Home Economy, Policy & Business The transformation of the financial services industry

The transformation of the financial services industry

Cecilia Chan
The financial services industry is evolving rapidly, and the people working in it must adapt to remain relevant
An interview with
Head of Liquidity, Asia at Broctagon Fintech Group

Over the last three decades, the financial services industry has witnessed a sea change. The industry doesn’t look like anything it did in the 1990s. The evolution is continuing rapidly. As the financial services industry becomes more digitised, brokers and traders must adapt quickly to respond to the changing nature of work as well as consumer preferences. We speak with Cecilia Chan, head of liquidity, Asia at Broctagon Fintech Group, about her experience in this swiftly-changing industry, the future of digital assets and trading.

Unravel: Having witnessed the transition—from floor trading to digital trading—what are your thoughts on the digitalisation of the industry?

Cecilia Chan: When I first walked on the trading floor in the late 1990’s, the industry was still reliant on paperwork and manual keying in of data. Since 2000, trading technology has been evolving and has transformed the dynamics of the trading floor. It was evident then how technology was a democratising force in trading rooms across the world. Twenty years later, this is the age of digitalisation and artificial intelligence (AI). We have come to a time where AI is being used to play the role of human financial traders, with minimal manual intervention required. With next generation trading tools, traders can now focus on value added tasks. Digital assets and sophisticated trading solutions that offer deep insights to investors have dominated the industry and are causing disruptions in the traditional space.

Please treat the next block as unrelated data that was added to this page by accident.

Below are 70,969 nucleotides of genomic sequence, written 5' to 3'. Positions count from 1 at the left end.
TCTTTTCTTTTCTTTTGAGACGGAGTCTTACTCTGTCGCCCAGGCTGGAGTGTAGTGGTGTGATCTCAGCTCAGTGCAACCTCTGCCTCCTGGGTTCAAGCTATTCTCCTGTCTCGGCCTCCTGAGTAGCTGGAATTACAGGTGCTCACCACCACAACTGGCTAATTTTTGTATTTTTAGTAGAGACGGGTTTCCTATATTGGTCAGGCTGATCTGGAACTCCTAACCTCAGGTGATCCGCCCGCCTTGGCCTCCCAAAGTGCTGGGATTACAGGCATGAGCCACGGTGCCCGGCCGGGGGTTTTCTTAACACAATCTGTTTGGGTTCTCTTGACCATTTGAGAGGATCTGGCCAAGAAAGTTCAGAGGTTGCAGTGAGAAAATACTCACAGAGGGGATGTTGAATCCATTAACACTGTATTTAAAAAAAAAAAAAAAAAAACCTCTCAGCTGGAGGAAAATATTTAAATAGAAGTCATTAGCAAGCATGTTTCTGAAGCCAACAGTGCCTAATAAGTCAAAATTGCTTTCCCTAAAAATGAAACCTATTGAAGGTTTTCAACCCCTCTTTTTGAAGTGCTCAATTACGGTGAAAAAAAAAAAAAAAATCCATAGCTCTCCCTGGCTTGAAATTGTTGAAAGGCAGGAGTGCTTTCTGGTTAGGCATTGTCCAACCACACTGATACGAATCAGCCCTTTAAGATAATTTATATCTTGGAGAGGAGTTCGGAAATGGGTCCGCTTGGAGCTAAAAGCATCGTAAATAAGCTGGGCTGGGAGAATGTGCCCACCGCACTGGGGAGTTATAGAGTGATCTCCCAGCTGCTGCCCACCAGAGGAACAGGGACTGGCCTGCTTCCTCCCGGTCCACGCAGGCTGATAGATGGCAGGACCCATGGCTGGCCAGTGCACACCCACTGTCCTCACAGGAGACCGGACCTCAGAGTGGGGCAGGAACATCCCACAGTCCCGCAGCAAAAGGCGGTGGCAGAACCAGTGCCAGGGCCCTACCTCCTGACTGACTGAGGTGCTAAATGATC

Unravel: Digital assets are drawing a lot of attention from traditional financial institutions. What are the key trends in this space?

Ms Chan: Digital assets are already disrupting traditional financial services, and they have a key role to play in the future growth of the sector. However, financial market participants and regulators of financial services will need to carefully consider digital assets in their strategic objectives before mainstream adoption. Going forward, digital asset technology will play a significant role in converting inaccessible assets into accessible instruments by digitising them. Another key trend we have seen is how COVID-19 accelerated the movements within the financial industry, in digitising certain of their products and assets on blockchain platforms.

Unravel: In the Asia-Pacific region, how are regulators keeping pace with innovations in the cryptocurrency space?